The study, funded by Morinaga Milk Industry, also showed that B. breve M-16V may improve mood and sleep in participants with high anxiety levels.
The researchers from Morinaga Milk Industry, The University of Tokyo, and Mishuku Hospital in Tokyo conducted the pilot study to investigate whether B. breve M-16 V improves mood in humans, which was also a study the first of its kind.
The randomised, double-blind, placebo-controlled, parallel-group clinical trial took place from September to December 2021.
Thirty participants were given either B. breve M-16 V with a dosage of 20 billion cells per day or placebo for six weeks, and their mood state was assessed before and after ingestion.
They were told to complete a questionnaire before and after the start of the intervention and also brain activity measuring tests using near-infrared spectroscopy (NIRS) evaluation. Their gut microbiota and metabolites were also measured to detect any changes coming from the intervention.
Findings published in Behavioural Brain Research showed that the intake of B. breve M-16 V had decreased heart rate under stress.
Compared to the placebo group, the intervention group showed a significant decrease in the heart rate under stress. For example, during week six of the study, heart rate under stress was near to 70 for the intervention group was and above 90 for the placebo group.
The researchers also noticed a tendency toward a decreased heart rate at rest for the intervention group, although this was not statistically significant.
In addition, B. breve M-16 V supplementation has shown to improve mood and sleep scores in participants with high anxiety levels.
In the subgroup analysis of participants with high state or trait anxiety, B. breve supplementation led to a significant reduction in laterality index at rest (LIR) scores – which is used to reflect the level of anxiety at rest, as compared to the placebo.
For instance, by the end of the study, LIR score was nearly zero for the intervention group and above 0.20 for the placebo group.
In the high-trait anxiety subgroup, B. breve supplementation also led to a significant decrease in the Athens Insomnia Scale (AIS) score, suggesting that sleep quality may have been improved.
“Overall, in the present study, we found that individuals who are more anxious tend to have worse mood and sleep quality than individuals who are less anxious.
“Since people who are more anxious have worse mood and increased sleep disturbances, the marked effect of B. breve M-16 V on improving mood and sleep quality suggests potential applications,” said the researchers.
No marked difference in stool frequency and microbiota
There was no marked or significant difference in stool frequency and gut microbiota diversity between the intervention and placebo groups.
There was a trend toward increased stool frequency in the intervention group, but the observation was not statistically significant, except in the subgroup of participants who were constipation prone.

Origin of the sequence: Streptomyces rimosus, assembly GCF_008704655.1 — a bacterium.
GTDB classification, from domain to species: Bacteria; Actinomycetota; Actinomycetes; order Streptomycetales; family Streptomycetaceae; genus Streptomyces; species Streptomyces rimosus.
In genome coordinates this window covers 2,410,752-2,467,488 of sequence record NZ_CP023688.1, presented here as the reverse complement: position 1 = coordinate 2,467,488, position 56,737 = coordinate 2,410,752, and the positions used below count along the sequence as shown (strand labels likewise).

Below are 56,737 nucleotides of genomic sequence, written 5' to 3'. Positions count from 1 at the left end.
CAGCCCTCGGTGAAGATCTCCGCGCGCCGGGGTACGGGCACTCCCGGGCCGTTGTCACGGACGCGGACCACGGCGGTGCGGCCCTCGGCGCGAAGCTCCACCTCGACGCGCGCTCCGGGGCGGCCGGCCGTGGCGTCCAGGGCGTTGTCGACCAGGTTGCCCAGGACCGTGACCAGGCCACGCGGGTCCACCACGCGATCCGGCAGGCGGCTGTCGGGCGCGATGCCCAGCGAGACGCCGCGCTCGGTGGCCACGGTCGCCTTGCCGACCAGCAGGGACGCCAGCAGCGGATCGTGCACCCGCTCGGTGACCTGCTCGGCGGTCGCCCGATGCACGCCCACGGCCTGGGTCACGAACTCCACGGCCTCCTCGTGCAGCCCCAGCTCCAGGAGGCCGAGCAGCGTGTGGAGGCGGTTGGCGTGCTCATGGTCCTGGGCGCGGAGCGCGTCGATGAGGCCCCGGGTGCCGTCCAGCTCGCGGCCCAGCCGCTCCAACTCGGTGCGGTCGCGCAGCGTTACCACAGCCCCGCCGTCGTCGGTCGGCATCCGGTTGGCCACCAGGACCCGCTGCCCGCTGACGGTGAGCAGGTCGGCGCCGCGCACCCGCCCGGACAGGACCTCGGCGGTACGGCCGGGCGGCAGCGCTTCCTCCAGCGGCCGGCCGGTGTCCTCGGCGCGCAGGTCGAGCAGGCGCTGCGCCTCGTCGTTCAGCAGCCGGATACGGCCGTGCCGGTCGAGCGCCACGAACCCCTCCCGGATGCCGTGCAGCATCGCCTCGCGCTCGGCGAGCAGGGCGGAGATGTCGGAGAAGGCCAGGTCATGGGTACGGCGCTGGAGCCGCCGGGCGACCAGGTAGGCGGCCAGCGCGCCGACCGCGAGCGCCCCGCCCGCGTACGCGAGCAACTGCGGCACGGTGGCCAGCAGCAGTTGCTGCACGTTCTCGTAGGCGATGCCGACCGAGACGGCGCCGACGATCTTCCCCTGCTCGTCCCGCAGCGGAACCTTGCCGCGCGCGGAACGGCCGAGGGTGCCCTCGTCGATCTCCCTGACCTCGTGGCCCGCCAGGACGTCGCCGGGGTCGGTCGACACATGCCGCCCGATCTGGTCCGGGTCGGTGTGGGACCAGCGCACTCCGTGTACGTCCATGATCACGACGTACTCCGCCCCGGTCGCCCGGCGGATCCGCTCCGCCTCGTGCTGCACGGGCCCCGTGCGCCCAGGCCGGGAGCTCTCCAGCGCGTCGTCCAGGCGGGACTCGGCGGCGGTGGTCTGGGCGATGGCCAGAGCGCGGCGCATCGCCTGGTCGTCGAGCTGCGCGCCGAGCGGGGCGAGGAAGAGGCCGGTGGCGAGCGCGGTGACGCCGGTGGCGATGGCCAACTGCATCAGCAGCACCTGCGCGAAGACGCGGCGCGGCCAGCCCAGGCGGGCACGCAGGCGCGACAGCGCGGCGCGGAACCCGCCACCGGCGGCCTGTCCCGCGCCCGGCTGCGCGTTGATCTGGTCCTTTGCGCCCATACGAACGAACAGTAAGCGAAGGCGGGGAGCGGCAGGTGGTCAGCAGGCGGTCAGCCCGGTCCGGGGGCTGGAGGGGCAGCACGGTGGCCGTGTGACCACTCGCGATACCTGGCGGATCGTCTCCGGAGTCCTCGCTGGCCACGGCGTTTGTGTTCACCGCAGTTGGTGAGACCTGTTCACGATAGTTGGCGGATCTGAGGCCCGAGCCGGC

“We examined the correlation between the change in defecation frequency and the change in the heart rate. Although no statistically significant difference was found, a negative correlation trend was observed,” said the researchers.
Also, there was no significant differences between the two groups in terms of their gut microbiota.
However, when examining the metabolites or by-products of the gut microbiota, the researchers noticed an increase in pipecolic acid, a GABA-like substance, among the intervention group.
Out of all the metabolites studied, including bile acids, short-chain fatty acids, polyamines, vitamins, and amino acid related substances, there was a high production of pipecolic acid in the intervention group.
“This suggests that pipecolic acid contributed the most to the difference in the metabolites between the two groups. Comparing the peak area ratios of pipecolic acid, levels increased significantly after the intervention (at 6 weeks) in the B. breve group compared with those in the placebo group,” said the researchers.
They added that pipecolic acid is thought to be involved in the GABA system and could cross the blood brain barrier.
It is also produced mainly by intestinal bacteria and not derived from dietary sources.
“GABA is widely known to suppress the sympathetic nervous system. It is possible that the increase in pipecolic acid levels caused by B. breve M-16 V suppressed the sympathetic nervous system, which was overactivated by psychological stress, and thereby helped to balance the autonomic nervous system,” they explained.
Source: Behavioural Brain Research
Bifidobacterium breve M-16V regulates the autonomic nervous system via the intestinal environment: A double-blind, placebo-controlled study
Authors: Natsumi Mutoh et al